On Monday February 12, Bordaberry went to the Base Aérea "Cap. Juan Manuel Boiso Lanza" and accepted all the demands of the military commanders and negotiated his continuation in the presidency, in what became known as the Pacto de Boiso Lanza. This "agreement" entrusted to the Armed Forces the mission of providing security for national development and established forms of military involvement in the political-administrative matters. this agreement resulted in the creation of the National Security Council (Consejo de Seguridad Nacional) (COSENA), advisory body to the Executive Power, subsequently established by Decree No. 163/973 of February 23 of 1973.
The day after the "agreement", Néstor Bolentini was appointed as Minister of Interior and Walter Ravenna as Minister of National Defense. This completed the slide into a civil-military government, which formally ruled civilians but in fact the center of power had moved into the orbit of the military. It is considered that this episode amounted to a coup in fact.
On 27 June 1973, arguing that "the criminal act of conspiracy against the country, in tune with the complacency of politicians with no national sentiment, is inserted into the institutions, so as to present formally disguised as a legal activity", Bordaberry dissolved the legislature with the support of the Armed Forces, created a State Council with legislative, constitutional and administrative functions, restricted freedom of thought and empowered the armed forces and the police to ensure the uninterrupted provision of public services.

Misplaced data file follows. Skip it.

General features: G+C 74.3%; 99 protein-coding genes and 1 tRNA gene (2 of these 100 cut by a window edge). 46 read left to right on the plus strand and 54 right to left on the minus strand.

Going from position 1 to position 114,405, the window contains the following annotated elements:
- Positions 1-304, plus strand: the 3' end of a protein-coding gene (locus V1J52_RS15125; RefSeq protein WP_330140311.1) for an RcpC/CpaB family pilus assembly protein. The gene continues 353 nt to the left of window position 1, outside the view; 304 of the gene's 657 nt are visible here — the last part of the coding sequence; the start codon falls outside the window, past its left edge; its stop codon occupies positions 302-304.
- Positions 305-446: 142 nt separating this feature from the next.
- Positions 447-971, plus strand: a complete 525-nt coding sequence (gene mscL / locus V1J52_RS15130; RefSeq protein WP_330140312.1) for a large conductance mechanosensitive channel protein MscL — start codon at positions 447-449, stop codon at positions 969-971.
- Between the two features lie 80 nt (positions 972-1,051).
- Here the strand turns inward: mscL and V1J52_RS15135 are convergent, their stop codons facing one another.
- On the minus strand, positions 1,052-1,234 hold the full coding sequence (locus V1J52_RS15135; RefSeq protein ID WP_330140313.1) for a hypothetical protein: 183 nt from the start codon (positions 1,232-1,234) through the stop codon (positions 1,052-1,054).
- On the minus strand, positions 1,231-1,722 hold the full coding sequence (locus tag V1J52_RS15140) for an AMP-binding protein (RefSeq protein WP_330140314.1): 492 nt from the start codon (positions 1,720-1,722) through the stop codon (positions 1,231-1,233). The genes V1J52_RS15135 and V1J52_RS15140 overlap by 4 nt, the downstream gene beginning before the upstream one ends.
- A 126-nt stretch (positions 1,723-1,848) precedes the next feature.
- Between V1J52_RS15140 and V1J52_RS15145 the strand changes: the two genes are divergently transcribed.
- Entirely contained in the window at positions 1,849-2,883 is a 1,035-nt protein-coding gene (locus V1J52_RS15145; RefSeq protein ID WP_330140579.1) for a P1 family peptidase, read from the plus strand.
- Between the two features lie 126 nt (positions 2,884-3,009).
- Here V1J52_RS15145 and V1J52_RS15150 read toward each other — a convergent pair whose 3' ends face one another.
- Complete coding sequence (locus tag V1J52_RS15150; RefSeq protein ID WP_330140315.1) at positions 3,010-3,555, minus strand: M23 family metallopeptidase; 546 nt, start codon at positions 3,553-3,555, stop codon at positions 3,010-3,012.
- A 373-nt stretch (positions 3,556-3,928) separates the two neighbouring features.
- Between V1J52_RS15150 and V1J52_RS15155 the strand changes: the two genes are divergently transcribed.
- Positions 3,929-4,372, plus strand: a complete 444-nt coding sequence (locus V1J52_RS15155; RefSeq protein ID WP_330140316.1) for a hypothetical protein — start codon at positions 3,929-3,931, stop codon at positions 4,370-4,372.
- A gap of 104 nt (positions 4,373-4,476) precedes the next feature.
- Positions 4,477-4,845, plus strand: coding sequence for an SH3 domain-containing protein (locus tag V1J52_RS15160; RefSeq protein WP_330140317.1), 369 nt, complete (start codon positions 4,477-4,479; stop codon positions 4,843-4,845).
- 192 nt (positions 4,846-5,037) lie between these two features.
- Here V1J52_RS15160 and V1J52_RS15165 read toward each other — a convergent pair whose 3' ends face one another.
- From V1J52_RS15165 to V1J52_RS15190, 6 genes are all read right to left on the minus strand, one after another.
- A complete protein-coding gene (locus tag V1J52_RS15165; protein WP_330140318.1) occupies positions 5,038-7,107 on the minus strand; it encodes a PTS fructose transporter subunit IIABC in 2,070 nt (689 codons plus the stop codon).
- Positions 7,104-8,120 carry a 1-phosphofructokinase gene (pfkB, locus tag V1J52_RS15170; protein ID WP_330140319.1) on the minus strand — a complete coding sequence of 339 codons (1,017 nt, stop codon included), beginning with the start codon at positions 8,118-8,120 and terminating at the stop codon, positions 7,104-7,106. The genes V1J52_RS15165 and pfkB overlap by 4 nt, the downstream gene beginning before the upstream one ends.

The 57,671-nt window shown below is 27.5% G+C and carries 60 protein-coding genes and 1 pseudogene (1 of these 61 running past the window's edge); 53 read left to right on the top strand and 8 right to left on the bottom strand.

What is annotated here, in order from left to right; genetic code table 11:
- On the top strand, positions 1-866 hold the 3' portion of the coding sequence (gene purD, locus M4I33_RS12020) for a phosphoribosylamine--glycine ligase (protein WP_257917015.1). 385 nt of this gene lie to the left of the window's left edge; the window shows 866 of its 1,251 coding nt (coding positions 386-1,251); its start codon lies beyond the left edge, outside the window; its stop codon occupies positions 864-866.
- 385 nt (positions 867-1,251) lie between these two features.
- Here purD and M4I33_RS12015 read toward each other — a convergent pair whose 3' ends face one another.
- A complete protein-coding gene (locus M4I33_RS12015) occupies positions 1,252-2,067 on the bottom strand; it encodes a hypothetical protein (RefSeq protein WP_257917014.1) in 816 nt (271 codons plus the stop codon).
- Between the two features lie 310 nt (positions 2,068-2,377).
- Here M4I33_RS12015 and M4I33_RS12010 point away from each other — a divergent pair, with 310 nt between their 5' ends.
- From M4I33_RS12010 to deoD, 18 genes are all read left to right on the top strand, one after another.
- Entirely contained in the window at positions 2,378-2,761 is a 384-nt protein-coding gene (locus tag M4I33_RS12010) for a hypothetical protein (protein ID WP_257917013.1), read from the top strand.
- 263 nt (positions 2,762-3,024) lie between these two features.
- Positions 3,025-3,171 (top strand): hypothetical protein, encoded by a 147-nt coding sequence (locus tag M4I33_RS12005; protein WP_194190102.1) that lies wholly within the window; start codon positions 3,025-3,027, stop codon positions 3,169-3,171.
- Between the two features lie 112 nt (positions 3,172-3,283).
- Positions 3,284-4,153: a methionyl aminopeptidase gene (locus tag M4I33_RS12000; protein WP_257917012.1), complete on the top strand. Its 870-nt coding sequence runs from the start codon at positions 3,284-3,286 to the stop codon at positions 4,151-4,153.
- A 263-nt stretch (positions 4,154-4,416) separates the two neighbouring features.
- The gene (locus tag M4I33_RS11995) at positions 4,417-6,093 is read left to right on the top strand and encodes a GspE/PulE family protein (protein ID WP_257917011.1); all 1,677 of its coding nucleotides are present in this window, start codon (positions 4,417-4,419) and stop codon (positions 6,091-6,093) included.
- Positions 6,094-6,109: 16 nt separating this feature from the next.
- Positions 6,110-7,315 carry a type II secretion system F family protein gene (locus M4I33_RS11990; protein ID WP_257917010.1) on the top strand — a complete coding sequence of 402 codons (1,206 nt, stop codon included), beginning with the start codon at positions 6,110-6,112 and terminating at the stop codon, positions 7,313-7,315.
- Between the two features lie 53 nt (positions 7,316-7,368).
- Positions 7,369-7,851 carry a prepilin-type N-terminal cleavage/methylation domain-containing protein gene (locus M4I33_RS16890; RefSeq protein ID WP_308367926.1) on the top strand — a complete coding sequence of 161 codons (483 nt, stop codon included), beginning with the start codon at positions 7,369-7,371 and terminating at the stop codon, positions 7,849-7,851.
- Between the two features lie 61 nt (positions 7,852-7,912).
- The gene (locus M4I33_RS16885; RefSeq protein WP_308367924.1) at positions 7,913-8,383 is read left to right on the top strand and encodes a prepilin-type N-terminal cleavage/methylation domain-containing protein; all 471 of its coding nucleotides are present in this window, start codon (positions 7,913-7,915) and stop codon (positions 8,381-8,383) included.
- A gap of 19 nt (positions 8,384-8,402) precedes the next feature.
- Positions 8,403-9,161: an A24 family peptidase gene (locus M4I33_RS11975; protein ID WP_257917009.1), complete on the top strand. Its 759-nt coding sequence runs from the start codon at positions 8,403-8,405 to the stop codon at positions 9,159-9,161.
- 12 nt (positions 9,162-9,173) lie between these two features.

In a speech broadcast on radio and television on the same day of the coup, Bordaberry said:
"I affirm today, once again, in circumstances of extreme importance to national life, our deep commitment to democracy and our unreserved commitment to a system of political and social organization governing the coexistence of Uruguayans. And together with this, the rejection of any ideology of Marxist origin attempting to exploit the generosity of our democracy, to appear as a doctrine of salvation and end as a tool of totalitarian oppression.
This step that we had to take, does not lead (?) and will not limit the freedoms and rights of the human person.
We ourselves are here for this and for its surveillance; for this, furthermore, we have committed these functions to the State Council and beyond, and still above all, are the Uruguayan people who have never permitted their freedoms to be trampled (...)."